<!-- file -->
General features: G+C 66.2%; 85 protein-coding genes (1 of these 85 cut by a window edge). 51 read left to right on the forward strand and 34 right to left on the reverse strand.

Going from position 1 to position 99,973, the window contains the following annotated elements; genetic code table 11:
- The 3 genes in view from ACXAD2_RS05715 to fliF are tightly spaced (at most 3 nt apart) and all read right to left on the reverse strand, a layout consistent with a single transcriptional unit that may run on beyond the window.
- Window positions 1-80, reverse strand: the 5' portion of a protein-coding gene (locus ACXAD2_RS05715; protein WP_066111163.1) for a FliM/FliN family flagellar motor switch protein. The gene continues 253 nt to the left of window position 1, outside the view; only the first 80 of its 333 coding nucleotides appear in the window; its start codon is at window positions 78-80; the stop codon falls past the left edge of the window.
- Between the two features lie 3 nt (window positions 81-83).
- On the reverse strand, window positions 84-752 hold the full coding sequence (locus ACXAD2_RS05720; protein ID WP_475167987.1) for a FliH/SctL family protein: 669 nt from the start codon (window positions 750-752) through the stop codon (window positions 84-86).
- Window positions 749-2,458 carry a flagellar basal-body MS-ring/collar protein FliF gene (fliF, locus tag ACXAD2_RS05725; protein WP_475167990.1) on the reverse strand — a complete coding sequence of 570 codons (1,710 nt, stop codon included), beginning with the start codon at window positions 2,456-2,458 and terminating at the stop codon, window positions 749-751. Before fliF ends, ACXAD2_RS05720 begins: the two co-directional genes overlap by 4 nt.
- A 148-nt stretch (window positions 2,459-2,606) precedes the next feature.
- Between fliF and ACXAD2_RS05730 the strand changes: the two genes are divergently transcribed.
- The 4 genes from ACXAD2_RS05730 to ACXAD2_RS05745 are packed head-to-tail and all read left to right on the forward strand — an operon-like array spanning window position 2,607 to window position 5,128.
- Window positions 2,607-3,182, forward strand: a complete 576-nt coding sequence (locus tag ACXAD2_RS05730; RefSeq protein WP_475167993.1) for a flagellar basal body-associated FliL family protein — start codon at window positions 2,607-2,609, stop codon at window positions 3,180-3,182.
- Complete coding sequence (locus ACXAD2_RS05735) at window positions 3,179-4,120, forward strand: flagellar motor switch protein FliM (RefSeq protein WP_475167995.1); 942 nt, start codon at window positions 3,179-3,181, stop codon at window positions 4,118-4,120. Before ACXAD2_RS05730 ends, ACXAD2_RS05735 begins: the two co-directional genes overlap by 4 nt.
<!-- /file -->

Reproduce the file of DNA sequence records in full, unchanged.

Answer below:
General features: G+C 66.2%; 85 protein-coding genes (1 of these 85 cut by a window edge). 51 read left to right on the forward strand and 34 right to left on the reverse strand.

Going from position 1 to position 99,973, the window contains the following annotated elements; genetic code table 11:
- The 3 genes in view from ACXAD2_RS05715 to fliF are tightly spaced (at most 3 nt apart) and all read right to left on the reverse strand, a layout consistent with a single transcriptional unit that may run on beyond the window.
- Window positions 1-80, reverse strand: the 5' portion of a protein-coding gene (locus ACXAD2_RS05715; protein WP_066111163.1) for a FliM/FliN family flagellar motor switch protein. The gene continues 253 nt to the left of window position 1, outside the view; only the first 80 of its 333 coding nucleotides appear in the window; its start codon is at window positions 78-80; the stop codon falls past the left edge of the window.
- Between the two features lie 3 nt (window positions 81-83).
- On the reverse strand, window positions 84-752 hold the full coding sequence (locus ACXAD2_RS05720; protein ID WP_475167987.1) for a FliH/SctL family protein: 669 nt from the start codon (window positions 750-752) through the stop codon (window positions 84-86).
- Window positions 749-2,458 carry a flagellar basal-body MS-ring/collar protein FliF gene (fliF, locus tag ACXAD2_RS05725; protein WP_475167990.1) on the reverse strand — a complete coding sequence of 570 codons (1,710 nt, stop codon included), beginning with the start codon at window positions 2,456-2,458 and terminating at the stop codon, window positions 749-751. Before fliF ends, ACXAD2_RS05720 begins: the two co-directional genes overlap by 4 nt.
- A 148-nt stretch (window positions 2,459-2,606) precedes the next feature.
- Between fliF and ACXAD2_RS05730 the strand changes: the two genes are divergently transcribed.
- The 4 genes from ACXAD2_RS05730 to ACXAD2_RS05745 are packed head-to-tail and all read left to right on the forward strand — an operon-like array spanning window position 2,607 to window position 5,128.
- Window positions 2,607-3,182, forward strand: a complete 576-nt coding sequence (locus tag ACXAD2_RS05730; RefSeq protein WP_475167993.1) for a flagellar basal body-associated FliL family protein — start codon at window positions 2,607-2,609, stop codon at window positions 3,180-3,182.
- Complete coding sequence (locus ACXAD2_RS05735) at window positions 3,179-4,120, forward strand: flagellar motor switch protein FliM (RefSeq protein WP_475167995.1); 942 nt, start codon at window positions 3,179-3,181, stop codon at window positions 4,118-4,120. Before ACXAD2_RS05730 ends, ACXAD2_RS05735 begins: the two co-directional genes overlap by 4 nt.